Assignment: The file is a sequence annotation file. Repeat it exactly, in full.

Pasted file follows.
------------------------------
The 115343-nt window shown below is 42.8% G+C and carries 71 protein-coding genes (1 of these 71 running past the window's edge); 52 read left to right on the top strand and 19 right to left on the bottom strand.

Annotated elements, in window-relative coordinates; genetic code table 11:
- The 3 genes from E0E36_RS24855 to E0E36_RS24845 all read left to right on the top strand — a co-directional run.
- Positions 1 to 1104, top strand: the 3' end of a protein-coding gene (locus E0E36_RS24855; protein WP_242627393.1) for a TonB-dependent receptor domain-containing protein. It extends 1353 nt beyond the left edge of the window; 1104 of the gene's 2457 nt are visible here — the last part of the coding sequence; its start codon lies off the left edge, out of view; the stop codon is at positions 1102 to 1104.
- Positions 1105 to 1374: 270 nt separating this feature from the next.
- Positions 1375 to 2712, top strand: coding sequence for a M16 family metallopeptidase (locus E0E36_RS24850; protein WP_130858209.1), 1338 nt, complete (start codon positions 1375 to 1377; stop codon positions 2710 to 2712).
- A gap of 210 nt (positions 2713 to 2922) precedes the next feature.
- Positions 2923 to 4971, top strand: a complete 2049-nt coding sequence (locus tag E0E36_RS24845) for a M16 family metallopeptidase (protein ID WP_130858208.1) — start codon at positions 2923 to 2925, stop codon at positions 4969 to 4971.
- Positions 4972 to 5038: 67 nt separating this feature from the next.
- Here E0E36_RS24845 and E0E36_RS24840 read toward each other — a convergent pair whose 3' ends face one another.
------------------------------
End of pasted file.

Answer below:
The 115343-nt window shown below is 42.8% G+C and carries 71 protein-coding genes (1 of these 71 running past the window's edge); 52 read left to right on the top strand and 19 right to left on the bottom strand.

Annotated elements, in window-relative coordinates; genetic code table 11:
- The 3 genes from E0E36_RS24855 to E0E36_RS24845 all read left to right on the top strand — a co-directional run.
- Positions 1 to 1104, top strand: the 3' end of a protein-coding gene (locus E0E36_RS24855; protein WP_242627393.1) for a TonB-dependent receptor domain-containing protein. It extends 1353 nt beyond the left edge of the window; 1104 of the gene's 2457 nt are visible here — the last part of the coding sequence; its start codon lies off the left edge, out of view; the stop codon is at positions 1102 to 1104.
- Positions 1105 to 1374: 270 nt separating this feature from the next.
- Positions 1375 to 2712, top strand: coding sequence for a M16 family metallopeptidase (locus E0E36_RS24850; protein WP_130858209.1), 1338 nt, complete (start codon positions 1375 to 1377; stop codon positions 2710 to 2712).
- A gap of 210 nt (positions 2713 to 2922) precedes the next feature.
- Positions 2923 to 4971, top strand: a complete 2049-nt coding sequence (locus tag E0E36_RS24845) for a M16 family metallopeptidase (protein ID WP_130858208.1) — start codon at positions 2923 to 2925, stop codon at positions 4969 to 4971.
- Positions 4972 to 5038: 67 nt separating this feature from the next.
- Here E0E36_RS24845 and E0E36_RS24840 read toward each other — a convergent pair whose 3' ends face one another.